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Hope Star - Hope, AR
  • K2 the new drug evil

  • It is spreading like cancer; and, like a cancer metastasizes, K2 takes on many different forms, but at its root is the same chemical that makes marijuana addictive and dangerous.
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  • It is spreading like cancer; and, like a cancer metastasizes, K2 takes on many different forms, but at its root is the same chemical that makes marijuana addictive and dangerous.
    Three juveniles in Blevins were rushed to hospitals in Hope and Arkadelphia on March 13 after ingesting a form of K2 by smoking it. At last report, the effects on the three boys, in their cases, severe illness and seizures, were still under investigation.
    Apparently, they got them all to the hospital quickly enough,” Hempstead County Sheriff James Singleton said. “This is the first case we've had people ingest it; we've seen it very rarely.”
    Blevins Superintendent Billy Lee was not available for comment for this story; but, other administrators are concerned about the new drug.
    We haven't got any evidence that it has come here,” Hope Schools Superintendent Bobby Hart said. “It hasn't been an issue; but, like anything else, if it's available, students will experiment.”
    Spring Hill Superintendent Angie Raney said there have been no problems on her campus.
    Taking that situation in Blevins as educators and learning how to protect or kids is what we try to do,” Raney said. “The things that our kids are facing is never-ending.”
    But, the presence of synthesized drugs such as K2 in rural Hempstead County is a bellweather for Arkansas.
    On the same day as the incident in Blevins, investigators from the 13th Judicial District Drug Task Force, Magnolia Police Department, Columbia County Sheriff's Office, and Arkansas State Police concluded a three-month investigation into the distribution of K2 in Columbia County with the arrest of two people.
    It is one of those substances that can be detrimental to the Nnth degree,” Eighth Judicial District-North Prosecuting Attorney Christi McQueen explained. “We're very concerned about this drug having a presence in our schools in Hempstead County.”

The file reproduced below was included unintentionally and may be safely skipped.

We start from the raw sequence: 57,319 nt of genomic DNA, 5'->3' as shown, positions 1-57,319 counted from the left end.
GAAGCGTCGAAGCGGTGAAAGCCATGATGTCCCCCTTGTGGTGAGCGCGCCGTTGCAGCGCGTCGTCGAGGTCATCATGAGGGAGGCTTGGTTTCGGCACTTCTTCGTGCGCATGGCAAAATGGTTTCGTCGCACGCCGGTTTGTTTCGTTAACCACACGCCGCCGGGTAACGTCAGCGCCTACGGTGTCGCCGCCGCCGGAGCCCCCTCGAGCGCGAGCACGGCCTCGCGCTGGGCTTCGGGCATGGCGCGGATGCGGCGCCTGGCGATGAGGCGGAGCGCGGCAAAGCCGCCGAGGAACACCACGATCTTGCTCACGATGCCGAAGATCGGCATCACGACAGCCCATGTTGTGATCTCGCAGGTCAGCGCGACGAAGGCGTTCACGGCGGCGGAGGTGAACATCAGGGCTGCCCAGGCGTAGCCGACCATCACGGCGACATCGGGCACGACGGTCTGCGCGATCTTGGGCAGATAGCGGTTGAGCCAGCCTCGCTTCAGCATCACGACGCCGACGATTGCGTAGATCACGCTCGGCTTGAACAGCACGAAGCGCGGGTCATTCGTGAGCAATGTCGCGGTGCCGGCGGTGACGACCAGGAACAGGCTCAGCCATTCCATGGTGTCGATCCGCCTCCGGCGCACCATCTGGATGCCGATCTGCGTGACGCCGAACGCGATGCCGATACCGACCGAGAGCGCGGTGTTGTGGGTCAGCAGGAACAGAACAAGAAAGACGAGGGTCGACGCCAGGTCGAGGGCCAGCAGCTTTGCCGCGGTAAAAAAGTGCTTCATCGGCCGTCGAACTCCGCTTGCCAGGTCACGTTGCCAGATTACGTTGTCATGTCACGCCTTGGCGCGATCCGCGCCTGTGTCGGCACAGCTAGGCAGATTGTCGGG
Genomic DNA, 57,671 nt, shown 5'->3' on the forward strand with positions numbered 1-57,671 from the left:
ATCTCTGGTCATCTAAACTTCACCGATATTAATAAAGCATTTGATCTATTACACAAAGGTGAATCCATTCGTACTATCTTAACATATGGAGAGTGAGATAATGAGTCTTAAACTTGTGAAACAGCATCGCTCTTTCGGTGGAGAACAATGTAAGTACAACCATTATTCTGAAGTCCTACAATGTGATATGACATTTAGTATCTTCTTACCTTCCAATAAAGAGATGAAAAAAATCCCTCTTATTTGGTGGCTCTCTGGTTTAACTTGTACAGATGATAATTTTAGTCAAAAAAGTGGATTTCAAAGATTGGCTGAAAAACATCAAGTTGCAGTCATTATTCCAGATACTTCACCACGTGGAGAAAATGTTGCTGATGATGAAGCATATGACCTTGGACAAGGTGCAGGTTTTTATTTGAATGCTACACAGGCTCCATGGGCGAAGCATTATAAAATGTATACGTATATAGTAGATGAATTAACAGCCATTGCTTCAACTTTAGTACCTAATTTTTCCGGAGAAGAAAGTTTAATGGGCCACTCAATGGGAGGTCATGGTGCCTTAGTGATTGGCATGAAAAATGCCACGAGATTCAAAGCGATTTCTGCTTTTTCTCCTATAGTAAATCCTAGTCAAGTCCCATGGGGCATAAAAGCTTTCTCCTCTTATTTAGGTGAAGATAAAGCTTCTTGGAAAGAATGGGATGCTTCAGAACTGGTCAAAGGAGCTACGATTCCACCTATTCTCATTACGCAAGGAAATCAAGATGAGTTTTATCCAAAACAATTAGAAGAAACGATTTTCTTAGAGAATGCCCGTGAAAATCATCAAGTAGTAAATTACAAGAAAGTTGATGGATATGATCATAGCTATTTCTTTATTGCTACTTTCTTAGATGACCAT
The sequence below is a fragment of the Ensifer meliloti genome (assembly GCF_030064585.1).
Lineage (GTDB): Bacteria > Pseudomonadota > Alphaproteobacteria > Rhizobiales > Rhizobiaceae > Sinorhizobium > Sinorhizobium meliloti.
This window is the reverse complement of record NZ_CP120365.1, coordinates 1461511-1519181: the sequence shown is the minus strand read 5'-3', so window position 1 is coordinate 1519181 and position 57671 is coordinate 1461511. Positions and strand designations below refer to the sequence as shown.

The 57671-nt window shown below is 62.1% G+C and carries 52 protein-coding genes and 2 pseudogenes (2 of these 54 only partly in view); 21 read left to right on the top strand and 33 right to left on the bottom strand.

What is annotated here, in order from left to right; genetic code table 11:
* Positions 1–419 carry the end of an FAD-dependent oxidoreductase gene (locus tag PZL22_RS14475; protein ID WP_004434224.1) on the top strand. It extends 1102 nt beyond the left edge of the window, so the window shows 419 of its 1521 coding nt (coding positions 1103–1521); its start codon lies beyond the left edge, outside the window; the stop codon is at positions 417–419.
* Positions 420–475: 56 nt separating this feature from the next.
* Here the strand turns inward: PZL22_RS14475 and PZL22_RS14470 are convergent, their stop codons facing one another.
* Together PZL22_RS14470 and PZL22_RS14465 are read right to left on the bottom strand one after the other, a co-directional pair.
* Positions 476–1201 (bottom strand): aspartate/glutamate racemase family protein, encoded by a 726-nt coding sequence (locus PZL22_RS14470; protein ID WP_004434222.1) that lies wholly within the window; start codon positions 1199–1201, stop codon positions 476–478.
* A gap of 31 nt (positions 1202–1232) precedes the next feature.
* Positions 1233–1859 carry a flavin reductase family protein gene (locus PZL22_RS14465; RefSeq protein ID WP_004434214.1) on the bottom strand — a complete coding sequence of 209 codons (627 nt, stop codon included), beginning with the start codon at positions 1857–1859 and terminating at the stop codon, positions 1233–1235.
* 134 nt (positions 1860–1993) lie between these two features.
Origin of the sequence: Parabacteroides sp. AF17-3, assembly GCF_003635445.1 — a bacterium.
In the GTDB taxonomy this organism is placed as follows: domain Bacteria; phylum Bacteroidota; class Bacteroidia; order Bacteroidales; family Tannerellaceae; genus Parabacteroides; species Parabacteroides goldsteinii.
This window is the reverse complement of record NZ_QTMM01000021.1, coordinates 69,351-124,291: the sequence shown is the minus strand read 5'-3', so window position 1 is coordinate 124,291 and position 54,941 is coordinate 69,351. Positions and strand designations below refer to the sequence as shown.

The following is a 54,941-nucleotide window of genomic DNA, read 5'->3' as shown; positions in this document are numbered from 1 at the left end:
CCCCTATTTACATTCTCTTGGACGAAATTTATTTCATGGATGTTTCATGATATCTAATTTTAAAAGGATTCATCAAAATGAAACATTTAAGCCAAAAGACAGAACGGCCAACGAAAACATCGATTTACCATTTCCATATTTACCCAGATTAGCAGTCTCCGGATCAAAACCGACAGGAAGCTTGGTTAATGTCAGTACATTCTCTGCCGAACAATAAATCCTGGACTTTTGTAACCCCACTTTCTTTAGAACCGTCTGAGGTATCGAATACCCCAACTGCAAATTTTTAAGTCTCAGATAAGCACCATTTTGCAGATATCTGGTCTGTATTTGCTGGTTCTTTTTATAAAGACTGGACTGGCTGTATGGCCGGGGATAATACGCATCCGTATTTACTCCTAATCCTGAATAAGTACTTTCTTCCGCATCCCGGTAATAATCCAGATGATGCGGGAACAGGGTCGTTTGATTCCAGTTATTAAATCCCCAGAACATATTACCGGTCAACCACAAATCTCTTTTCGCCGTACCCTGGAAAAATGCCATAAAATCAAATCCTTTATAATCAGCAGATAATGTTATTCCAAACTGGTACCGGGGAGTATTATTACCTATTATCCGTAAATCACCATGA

Page 2 of 2 - McQueen said the only experience her office has had with the drug is from a variety that was popularly used in combination with “bath salts” about a year ago. She said an Arkansas State Police trooper stopped a subject who was driving erratically, and it was later learned that a variety of K2 was the cause.
    We had the crime lab analyze it so we could say that it was chemically similar,” McQueen said.
    And, that is the key aspect of K2; it is an ever-changing drug.
    'K2', also known as 'K2 Spice', 'Spice', 'K2 Summit', 'Genie', 'Zohai' and various other names, is an unregulated mixture of dried herbs that are sprayed with a synthetic cannabinoid-like substance and sold as incense,” the Arkansas Board of Health said in a March, 2010, health advisory to doctors in Arkansas. “The product is typically burned and the smoke is inhaled for effect.”
    At that time K2 was a legal substance in Arkansas, as the ABH noted in its advisory; but, in July of the same year, the Board banned the substance in Arkansas, and it was added to the list of controlled substances in the state in 2011.
    The ABH noted in that warning said symptoms of reported K2 use included tachycardia, elevated blood pressure, anxiety, pallor, numbness and tingling, vomiting, agitation, hallucinations, and in some cases tremors or seizures.

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